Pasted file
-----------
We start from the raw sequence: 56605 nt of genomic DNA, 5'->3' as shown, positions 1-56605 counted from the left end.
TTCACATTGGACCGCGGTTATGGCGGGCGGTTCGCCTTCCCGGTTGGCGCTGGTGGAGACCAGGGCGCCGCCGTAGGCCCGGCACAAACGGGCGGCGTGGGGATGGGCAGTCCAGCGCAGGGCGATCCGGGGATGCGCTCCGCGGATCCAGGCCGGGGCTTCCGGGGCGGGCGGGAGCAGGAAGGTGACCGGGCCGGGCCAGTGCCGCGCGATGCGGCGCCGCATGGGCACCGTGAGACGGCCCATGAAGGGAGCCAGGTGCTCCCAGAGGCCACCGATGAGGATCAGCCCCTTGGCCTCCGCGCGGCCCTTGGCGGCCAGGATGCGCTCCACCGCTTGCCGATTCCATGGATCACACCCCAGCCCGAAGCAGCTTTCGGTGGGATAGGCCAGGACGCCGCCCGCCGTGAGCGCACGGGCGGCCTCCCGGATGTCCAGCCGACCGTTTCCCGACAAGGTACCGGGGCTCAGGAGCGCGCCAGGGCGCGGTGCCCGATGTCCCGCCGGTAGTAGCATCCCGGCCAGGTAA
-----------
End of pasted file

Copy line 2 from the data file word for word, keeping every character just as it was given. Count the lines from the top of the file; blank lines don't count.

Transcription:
TTCACATTGGACCGCGGTTATGGCGGGCGGTTCGCCTTCCCGGTTGGCGCTGGTGGAGACCAGGGCGCCGCCGTAGGCCCGGCACAAACGGGCGGCGTGGGGATGGGCAGTCCAGCGCAGGGCGATCCGGGGATGCGCTCCGCGGATCCAGGCCGGGGCTTCCGGGGCGGGCGGGAGCAGGAAGGTGACCGGGCCGGGCCAGTGCCGCGCGATGCGGCGCCGCATGGGCACCGTGAGACGGCCCATGAAGGGAGCCAGGTGCTCCCAGAGGCCACCGATGAGGATCAGCCCCTTGGCCTCCGCGCGGCCCTTGGCGGCCAGGATGCGCTCCACCGCTTGCCGATTCCATGGATCACACCCCAGCCCGAAGCAGCTTTCGGTGGGATAGGCCAGGACGCCGCCCGCCGTGAGCGCACGGGCGGCCTCCCGGATGTCCAGCCGACCGTTTCCCGACAAGGTACCGGGGCTCAGGAGCGCGCCAGGGCGCGGTGCCCGATGTCCCGCCGGTAGTAGCATCCCGGCCAGGTAA